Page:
Mitt Romney said he’s contemplating voting for the Gary Johnson/Bill Weld ticket the Libertarian Party is offering in November (as was noted by the site LibertarianRepublic, founded by one of Johnson’s former rivals for the LP nomination, Austin Petersen).
Some on the left will react by saying this proves the Libertarians offer nothing more than a “Republican lite” option. Some conservatives and hardcore libertarians will similarly say with disgust that Romney was never anything but a Progressive, and this is just an attempt to restore the East Coast’s Rockefeller Republican establishment of decades past—a “Prog-Rock” fusion, if you will, pleasing only to a few soulless Kasich supporters in Manhattan.
I say, look at one potential big-picture scenario here: lots of vaguely free-market types following Romney’s lead. If you’re bothering to vote at all, you’re presumably not making a perfect one-time statement of principles but rather indicating what sort of real-world, long-term ripple effects you’d like to see in people’s political decision-making. It’s fantastic if you’re indicating that you’d like to see government completely abolished, but that doesn’t preclude sending the signal that as a means to that end you’d like to see a strategic realignment in politics. You’re certainly going to need one.
Would a new, more libertarian East Coast establishment be such a bad move in this game?
As a New Englander who knows full well how shamefully Democratic my homeland has been in recent decades, but also knows there is an American Revolutionary past there without which there’d likely be no limited-government constitutionalism in this world—not to mention no Tea Party imitators a couple centuries later—I’d be delighted to see the capitalists, brainiacs, anti-government revolutionaries, and people of a sane and moderate temperament start to recall, however dimly, that they all ought to be working together.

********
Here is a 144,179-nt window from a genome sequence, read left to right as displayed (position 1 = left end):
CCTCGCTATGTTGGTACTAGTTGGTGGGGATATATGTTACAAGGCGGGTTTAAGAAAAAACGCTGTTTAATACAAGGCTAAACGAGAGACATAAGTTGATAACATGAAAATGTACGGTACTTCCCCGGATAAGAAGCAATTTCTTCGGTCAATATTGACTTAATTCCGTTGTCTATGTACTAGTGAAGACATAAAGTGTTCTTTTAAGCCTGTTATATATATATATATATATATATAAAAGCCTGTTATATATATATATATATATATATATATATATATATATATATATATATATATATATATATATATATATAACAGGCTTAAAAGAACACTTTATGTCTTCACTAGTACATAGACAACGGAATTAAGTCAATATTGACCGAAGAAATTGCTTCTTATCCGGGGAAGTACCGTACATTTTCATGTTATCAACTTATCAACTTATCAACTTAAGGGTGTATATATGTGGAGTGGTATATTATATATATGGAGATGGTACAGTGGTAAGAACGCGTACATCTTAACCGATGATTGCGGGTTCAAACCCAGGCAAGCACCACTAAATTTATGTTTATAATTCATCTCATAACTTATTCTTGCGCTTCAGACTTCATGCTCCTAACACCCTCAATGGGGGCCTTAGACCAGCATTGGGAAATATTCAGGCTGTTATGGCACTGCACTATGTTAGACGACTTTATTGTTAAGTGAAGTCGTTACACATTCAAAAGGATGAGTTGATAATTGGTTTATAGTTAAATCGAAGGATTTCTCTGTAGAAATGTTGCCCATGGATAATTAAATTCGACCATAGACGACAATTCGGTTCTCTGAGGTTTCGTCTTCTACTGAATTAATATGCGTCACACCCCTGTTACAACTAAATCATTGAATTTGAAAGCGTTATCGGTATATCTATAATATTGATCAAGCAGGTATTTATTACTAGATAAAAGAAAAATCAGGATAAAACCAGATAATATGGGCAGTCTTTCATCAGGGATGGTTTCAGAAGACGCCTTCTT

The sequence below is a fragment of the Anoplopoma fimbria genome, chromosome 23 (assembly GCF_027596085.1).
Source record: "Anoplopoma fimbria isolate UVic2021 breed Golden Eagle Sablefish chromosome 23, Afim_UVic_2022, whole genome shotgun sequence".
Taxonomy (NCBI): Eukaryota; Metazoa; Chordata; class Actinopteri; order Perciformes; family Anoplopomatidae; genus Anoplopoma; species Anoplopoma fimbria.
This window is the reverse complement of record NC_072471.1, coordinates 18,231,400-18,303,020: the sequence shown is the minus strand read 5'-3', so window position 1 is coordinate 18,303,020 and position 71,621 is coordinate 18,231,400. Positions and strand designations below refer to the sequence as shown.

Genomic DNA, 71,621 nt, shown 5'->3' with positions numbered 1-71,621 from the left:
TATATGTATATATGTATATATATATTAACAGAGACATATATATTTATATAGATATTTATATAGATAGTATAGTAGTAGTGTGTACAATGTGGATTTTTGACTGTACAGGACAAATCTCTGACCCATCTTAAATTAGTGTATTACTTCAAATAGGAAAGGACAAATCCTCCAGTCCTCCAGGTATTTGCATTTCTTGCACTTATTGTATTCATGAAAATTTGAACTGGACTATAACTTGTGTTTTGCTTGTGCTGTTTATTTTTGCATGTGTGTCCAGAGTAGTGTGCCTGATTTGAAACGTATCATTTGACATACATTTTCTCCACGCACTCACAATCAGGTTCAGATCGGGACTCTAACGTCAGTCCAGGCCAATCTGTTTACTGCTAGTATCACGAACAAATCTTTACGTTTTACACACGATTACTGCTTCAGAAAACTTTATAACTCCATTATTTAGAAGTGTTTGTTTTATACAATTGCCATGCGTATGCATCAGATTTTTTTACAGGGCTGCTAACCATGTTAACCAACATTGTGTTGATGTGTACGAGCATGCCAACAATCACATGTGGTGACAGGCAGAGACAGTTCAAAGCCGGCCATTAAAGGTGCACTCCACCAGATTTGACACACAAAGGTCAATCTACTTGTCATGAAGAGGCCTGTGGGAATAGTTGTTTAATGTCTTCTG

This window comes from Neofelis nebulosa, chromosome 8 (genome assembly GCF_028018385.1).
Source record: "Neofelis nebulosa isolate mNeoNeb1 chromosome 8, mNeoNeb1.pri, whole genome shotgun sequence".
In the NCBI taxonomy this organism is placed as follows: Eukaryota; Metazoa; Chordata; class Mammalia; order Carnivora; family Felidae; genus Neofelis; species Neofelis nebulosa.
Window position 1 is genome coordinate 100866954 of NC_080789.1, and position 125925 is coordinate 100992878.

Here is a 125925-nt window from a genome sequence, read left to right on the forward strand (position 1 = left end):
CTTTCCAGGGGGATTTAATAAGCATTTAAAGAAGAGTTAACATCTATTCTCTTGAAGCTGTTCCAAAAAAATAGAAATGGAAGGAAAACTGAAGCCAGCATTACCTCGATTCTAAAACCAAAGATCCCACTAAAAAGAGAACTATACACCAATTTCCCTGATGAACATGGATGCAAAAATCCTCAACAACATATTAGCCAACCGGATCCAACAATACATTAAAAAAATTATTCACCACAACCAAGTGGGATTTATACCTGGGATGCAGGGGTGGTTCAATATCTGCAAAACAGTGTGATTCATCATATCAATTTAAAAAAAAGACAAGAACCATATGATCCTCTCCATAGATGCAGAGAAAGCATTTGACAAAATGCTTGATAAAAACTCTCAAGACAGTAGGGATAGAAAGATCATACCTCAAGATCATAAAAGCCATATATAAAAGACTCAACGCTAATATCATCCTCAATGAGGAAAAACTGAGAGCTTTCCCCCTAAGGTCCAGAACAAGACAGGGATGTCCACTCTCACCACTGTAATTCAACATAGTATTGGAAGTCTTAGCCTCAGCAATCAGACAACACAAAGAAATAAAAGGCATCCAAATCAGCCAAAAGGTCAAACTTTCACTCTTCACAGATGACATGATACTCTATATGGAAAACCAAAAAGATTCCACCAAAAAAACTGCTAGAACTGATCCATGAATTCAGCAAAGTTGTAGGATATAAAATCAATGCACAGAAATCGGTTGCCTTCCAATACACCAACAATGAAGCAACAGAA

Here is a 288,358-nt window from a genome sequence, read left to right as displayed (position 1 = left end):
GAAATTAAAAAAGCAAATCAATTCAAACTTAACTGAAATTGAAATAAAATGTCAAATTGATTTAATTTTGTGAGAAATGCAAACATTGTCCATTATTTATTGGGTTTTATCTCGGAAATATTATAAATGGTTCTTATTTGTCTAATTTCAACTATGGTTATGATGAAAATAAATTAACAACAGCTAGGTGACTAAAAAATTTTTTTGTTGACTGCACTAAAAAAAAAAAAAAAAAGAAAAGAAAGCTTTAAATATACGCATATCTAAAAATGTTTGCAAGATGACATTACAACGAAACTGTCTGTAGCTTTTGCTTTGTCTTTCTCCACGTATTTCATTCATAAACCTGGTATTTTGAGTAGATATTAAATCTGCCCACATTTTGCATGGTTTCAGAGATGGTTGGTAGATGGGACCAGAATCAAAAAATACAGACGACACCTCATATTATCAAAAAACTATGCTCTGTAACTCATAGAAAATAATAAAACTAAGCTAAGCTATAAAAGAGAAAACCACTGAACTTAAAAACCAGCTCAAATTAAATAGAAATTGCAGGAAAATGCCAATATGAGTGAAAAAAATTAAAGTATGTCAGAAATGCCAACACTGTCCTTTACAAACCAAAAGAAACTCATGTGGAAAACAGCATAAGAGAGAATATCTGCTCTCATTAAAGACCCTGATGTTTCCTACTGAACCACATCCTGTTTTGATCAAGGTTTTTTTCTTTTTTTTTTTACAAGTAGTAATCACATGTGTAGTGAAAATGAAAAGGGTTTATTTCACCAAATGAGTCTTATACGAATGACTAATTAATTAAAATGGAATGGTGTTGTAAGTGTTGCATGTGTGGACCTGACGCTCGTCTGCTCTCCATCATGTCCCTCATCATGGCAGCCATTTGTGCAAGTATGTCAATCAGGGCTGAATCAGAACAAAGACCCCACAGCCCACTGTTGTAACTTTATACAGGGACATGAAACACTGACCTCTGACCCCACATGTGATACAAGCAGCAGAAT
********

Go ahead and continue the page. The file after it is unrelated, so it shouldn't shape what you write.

One long-term strategic reason I was rooting for Rand Paul in the Republican primaries was the recognition that he was capable of doing some outreach to the religious that some libertarians can’t. One needs allies, after all. But, hey, there are avenues of cultural engagement other than the road to the nearest mega-church. A Northeasterner like me certainly wouldn’t turn his nose up if a big shift toward the Libertarians occurred among the secular, educated, and rich. We’ll take ’em, even if they too need further education in the philosophy. Some of those Unitarians in the North are surprisingly educable, you know.
Meanwhile, the angry Trump populists can wrestle with reconciling claims such as that their man is about to deliver a deathblow to the establishment conspiracy even as one of his most prominent fans, Peter Thiel, follows up his announced plan to be a Trump convention delegate with an appearance at the dreaded establishment confab called the Bilderberg convention.
See, it doesn’t offend me that he was there, but then, I’m the one admitting that it’s very useful to steer the establishment when you can. There were populists a century ago, too, but the elite were busy molding academia, media, government, radical movements, and finance. If you can’t do something strategically useful with a chance to exert similar influence, maybe you aren’t really trying. Maybe you don’t want to win. I think there might be a chance here, however small, to do Prog-Rock far, far better than the stuff they had back in the 1970s.
—Todd Seavey is the author of Libertarianism for Beginners.